I've come to the conclusion, through listening to people and reading blogs, that often, we are quite unkind to ourselves. We treat ourselves in a way we would never *dream* of treating another person... a stranger, much less a friend. The mental putdowns when we look in the mirror or shop for clothes or get on the scale do not do us any good. Really. Why not be kind and compassionate to ourselves?
Angela walked into Walmart one day to buy some clothes and food. She was in the Plus-Sized section trying to find size 24 jeans when an older lady... a grandma type... strayed off the aisle and over to Angela. "You are much too pretty to be so fat," she said. "Honey, you really need to lose some weight. You are killing yourself, not taking care of yourself." Angela stood, frozen in time, her mouth open in disbelief, one hand on her cart and the other poised holding the jeans she was about to try on. The old lady reached over to the cart and patted her hand. "Stop eating fried food and candy, take a little walk once in awhile. Try having some salad for lunch, you'll be surprised how much better you'll look in no time! Life is too short to stay fat, honey." And she walked off.
Was she kind? Was she nice?
Not really. Angela was a stranger. While the granny couched her words in concern and helpfulness, she was really telling Angela that a) her weight and looks were unacceptable, and b)she was lazy and overindulgent. I don't recall Angela asking to be assaulted with advice, either.
Angela put the jeans back on the rack. A tear slid down her face as she hung her head, turned, and walked away. She had been so proud, so excited to buy those size 24 jeans. She had never fit into anything under a 26 before and had worked so hard to lose 40 pounds. When she walked into the store, she'd felt slim and confident. But the reality, as so cruelly and bluntly pointed out by the elderly stranger, was that she was still a big, fat, failure.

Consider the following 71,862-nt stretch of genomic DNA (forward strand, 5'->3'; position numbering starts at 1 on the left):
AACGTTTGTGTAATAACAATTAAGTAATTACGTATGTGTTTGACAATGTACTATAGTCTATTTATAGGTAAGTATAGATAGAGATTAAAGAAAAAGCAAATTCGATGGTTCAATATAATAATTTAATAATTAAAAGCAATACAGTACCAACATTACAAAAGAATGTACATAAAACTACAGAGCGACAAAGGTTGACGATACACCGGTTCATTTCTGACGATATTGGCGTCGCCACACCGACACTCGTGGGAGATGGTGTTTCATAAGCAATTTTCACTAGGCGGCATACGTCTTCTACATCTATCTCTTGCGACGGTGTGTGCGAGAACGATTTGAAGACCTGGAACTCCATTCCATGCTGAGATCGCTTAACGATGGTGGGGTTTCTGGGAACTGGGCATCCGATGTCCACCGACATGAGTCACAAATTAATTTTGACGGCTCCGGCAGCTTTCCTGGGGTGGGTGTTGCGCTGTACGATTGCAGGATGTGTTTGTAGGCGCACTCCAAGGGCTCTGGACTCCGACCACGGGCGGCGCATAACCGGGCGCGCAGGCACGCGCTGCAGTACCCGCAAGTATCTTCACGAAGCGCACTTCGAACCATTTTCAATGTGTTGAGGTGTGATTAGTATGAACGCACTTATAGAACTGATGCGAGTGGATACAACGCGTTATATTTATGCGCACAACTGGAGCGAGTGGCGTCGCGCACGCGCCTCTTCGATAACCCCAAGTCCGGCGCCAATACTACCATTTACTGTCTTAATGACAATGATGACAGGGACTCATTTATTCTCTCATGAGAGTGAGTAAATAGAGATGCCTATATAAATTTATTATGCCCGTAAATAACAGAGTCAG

Do you see how words and thoughts can deeply affect a person's perception of ones' self?
Yes, we should be kind to others. Absolutely, we should not make assumptions about ANYONE we see. And if we do, we should keep our mouths shut. Compassion doesn't cost anything. It is FREE.
But shouldn't this extend to our self-talk, too? Why is it ok for us to look in the mirror and say, "I'm so FAT! I hate how I look!" or to look at the scale, stuck on a plateau, and say to ourselves, "I am SUCH a failure! I can't do anything right." Isn't compassion even *more* necessary when dealing with the person we are closest to: ourselves?
There is a fine line between enabling and encouraging. If we look at ourselves and say "oh, it's ok if I don't lose weight. I will do it next week, I am not THAT fat" and use that as an excuse to keep on eating junk and doing nothing to reach the goals we set regarding our weight and health, THAT is enabling. It is putting our heads in the sand so we can eat burgers and milkshakes and still pretend we are happy with ourselves and everything is okay. But if we look at our behavior and say, "Okay, I am proud of what I have done so far but I do need to work harder," that is encouraging. It is a tough thing to learn: loving ones' self without accepting and settling for the things we truly do want to change.
We can change our bodies and our lives without flogging ourselves emotionally. Do push yourself, but don't insult yourself. Do try to do better, but don't discount the efforts you've made already. Look for change while loving the You that you are *right now.*
On Being Real
1 hour ago